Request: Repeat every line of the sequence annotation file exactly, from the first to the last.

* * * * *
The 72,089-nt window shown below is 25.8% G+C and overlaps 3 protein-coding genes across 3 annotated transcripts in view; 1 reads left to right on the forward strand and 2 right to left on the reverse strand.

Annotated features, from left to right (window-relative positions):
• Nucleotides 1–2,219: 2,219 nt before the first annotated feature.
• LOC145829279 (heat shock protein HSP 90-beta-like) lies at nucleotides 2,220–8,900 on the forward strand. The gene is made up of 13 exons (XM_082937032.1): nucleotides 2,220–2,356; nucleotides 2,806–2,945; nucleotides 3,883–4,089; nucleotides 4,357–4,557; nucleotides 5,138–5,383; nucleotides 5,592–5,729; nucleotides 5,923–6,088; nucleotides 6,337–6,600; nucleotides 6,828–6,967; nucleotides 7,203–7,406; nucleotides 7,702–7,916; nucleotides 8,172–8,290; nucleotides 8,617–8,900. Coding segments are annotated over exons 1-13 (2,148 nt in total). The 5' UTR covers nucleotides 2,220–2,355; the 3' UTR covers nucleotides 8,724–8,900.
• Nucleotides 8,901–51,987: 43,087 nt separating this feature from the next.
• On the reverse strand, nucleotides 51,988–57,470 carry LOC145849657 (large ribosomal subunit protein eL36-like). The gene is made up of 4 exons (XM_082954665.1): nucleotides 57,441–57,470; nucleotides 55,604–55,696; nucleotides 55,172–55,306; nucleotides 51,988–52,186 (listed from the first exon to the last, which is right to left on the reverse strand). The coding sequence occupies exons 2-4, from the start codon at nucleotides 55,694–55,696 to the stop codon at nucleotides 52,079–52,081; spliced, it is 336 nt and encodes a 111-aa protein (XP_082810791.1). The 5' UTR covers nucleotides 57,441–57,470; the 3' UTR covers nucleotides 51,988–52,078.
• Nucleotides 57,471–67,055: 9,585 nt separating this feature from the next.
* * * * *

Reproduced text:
The 72,089-nt window shown below is 25.8% G+C and overlaps 3 protein-coding genes across 3 annotated transcripts in view; 1 reads left to right on the forward strand and 2 right to left on the reverse strand.

Annotated features, from left to right (window-relative positions):
• Nucleotides 1–2,219: 2,219 nt before the first annotated feature.
• LOC145829279 (heat shock protein HSP 90-beta-like) lies at nucleotides 2,220–8,900 on the forward strand. The gene is made up of 13 exons (XM_082937032.1): nucleotides 2,220–2,356; nucleotides 2,806–2,945; nucleotides 3,883–4,089; nucleotides 4,357–4,557; nucleotides 5,138–5,383; nucleotides 5,592–5,729; nucleotides 5,923–6,088; nucleotides 6,337–6,600; nucleotides 6,828–6,967; nucleotides 7,203–7,406; nucleotides 7,702–7,916; nucleotides 8,172–8,290; nucleotides 8,617–8,900. Coding segments are annotated over exons 1-13 (2,148 nt in total). The 5' UTR covers nucleotides 2,220–2,355; the 3' UTR covers nucleotides 8,724–8,900.
• Nucleotides 8,901–51,987: 43,087 nt separating this feature from the next.
• On the reverse strand, nucleotides 51,988–57,470 carry LOC145849657 (large ribosomal subunit protein eL36-like). The gene is made up of 4 exons (XM_082954665.1): nucleotides 57,441–57,470; nucleotides 55,604–55,696; nucleotides 55,172–55,306; nucleotides 51,988–52,186 (listed from the first exon to the last, which is right to left on the reverse strand). The coding sequence occupies exons 2-4, from the start codon at nucleotides 55,694–55,696 to the stop codon at nucleotides 52,079–52,081; spliced, it is 336 nt and encodes a 111-aa protein (XP_082810791.1). The 5' UTR covers nucleotides 57,441–57,470; the 3' UTR covers nucleotides 51,988–52,078.
• Nucleotides 57,471–67,055: 9,585 nt separating this feature from the next.